Presbyterian College faculty and student researchers joined other scientists at the National IDeA Symposium of Biomedical Research Excellence (NISBRE) this summer.
PC senior physics major Brien Washington, physics professor Dr. James Wanliss and biology professors Dr. Stuart Gordon and Dr. Payal Ray presented research at the symposium held in Washington D.C. June 24-26.
IDeA presenters displayed their work on interactive posters. Other aspects of the NISBRE meeting included forums, keynote presentations, and workshops.
Faculty Research on Anemia
Ray and Gordon presented research that could lead to a better understanding of conditions like anemia, which occurs when a person does not have an adequate number of healthy red blood cells.
Their poster was titled, “Analysis of the Antarctic fish Notothenia corriceps gut microbiome under varying anemic states.”
Ray works on the molecular genetics of development. Her research examines how the human body develops into a complex, patterned structure from a single cell.
For her studies, she uses tiny fruit flies that share 70 percent of their genes with humans. She says they are very easy to grow and manipulate in a lab setting.
“This work reports on the project that aimed to understand the effect of microbes in the gut of an antarctic fish,” Ray said, referring to her and Gordon’s presentation. “Similar to my work using the fruit fly as a model system, Dr. Gordon, who is a microbial geneticist, is using this fish as a model system to examine if anemia can be influenced by the composition of the various bacteria inside our gut.
“Research over the last decade has discovered a correlation between the composition of our gut bacteria and several conditions ranging from diabetes to autism. The research is of high importance in understanding and managing anemia.”
Space Weather Research
Washington and Wanliss presented research on physiological effects of space weather. Space weather is a suite of physical processes, originating at the sun and ultimately affecting human activities on and around the earth.
While the effects of space weather on high technology may be obvious, what is not so obvious is how space weather might influence human physiology.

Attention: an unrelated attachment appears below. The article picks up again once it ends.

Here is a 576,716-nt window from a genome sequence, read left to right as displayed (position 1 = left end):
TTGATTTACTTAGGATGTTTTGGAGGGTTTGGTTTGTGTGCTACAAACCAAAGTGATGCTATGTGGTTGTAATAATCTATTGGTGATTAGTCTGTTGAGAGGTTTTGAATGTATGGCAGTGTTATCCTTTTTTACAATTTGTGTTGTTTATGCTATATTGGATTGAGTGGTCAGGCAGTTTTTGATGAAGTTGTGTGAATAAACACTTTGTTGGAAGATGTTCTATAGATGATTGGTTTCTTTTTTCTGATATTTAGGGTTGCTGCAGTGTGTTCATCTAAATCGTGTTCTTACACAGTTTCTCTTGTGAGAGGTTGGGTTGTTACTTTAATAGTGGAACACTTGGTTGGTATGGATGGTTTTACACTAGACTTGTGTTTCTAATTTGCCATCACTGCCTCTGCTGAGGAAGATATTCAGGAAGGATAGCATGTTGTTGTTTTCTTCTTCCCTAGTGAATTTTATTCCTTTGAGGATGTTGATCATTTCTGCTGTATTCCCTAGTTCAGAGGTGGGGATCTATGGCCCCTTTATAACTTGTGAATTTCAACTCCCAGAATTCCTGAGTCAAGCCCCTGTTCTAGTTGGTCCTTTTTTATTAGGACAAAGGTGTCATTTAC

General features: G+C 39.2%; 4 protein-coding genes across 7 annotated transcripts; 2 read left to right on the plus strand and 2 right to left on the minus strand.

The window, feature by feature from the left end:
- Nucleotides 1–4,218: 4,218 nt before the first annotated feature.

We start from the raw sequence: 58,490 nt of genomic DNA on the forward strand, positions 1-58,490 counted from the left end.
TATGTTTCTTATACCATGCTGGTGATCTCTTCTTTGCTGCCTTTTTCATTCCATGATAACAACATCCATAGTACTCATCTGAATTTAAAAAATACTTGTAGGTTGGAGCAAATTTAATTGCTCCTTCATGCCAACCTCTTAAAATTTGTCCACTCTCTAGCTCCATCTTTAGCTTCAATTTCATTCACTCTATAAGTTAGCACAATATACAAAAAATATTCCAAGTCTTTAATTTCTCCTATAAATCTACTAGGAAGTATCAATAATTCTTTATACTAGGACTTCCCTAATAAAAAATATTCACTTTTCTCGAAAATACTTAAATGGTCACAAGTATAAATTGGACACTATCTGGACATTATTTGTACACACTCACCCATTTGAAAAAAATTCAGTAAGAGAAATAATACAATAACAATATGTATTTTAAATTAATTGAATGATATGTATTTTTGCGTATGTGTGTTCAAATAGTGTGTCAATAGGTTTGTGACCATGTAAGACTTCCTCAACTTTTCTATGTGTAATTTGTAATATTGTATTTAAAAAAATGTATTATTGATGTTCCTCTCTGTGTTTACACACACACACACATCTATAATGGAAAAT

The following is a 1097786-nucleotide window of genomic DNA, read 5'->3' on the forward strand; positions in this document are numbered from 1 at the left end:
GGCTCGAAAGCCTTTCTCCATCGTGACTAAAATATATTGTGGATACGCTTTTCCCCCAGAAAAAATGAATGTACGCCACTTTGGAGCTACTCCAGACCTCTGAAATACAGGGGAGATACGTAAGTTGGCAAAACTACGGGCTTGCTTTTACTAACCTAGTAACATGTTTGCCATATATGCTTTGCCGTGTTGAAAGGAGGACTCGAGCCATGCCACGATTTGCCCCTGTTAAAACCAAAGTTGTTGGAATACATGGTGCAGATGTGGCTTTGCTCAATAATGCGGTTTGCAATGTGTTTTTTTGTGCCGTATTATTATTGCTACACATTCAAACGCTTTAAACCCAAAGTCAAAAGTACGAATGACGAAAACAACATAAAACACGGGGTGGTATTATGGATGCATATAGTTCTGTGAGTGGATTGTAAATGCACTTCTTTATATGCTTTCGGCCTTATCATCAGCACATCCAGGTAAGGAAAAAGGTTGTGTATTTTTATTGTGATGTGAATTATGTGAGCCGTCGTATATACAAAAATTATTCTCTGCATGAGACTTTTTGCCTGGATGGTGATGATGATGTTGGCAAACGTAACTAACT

The role between solar physics and the daily physiological rhythms are well-known. What is unclear in medicine is whether other solar cycles also influence important physiological markers, such as blood pressure and heart rate.
According to Washington, “We’re looking at space science, the physics of the sun and subatomic particles, and we’re measuring the chronobiological side of it. That’s really just the rhythms that your body is operating in.
“You take two blood pressure readings and you probably are a different weight in the morning than in the afternoon because your body is operating in rhythms throughout the day. We’re measuring those rhythms and how they are influenced by the space weather.”
The original research — conducted by Washington, Wanliss, Germaine Cornelissen from the University of Minnesota and Denzel Brown ‘17 — was published in the peer-reviewed International Journal of Biometeorology in 2017.
Collaborating with Scientists
NISBRE is a biennial meeting of all institutes that receive funding through the IDeA network, a program developed by the National Institutes of Health for states that receive low funding through grants.
“This meeting was a great opportunity to meet and exchange ideas with other scientists and educators, especially those at Primary Undergraduate Institutes,” Ray said. “Science works best when we collaborate with others, and these meetings are a great place to start and build collaborations.”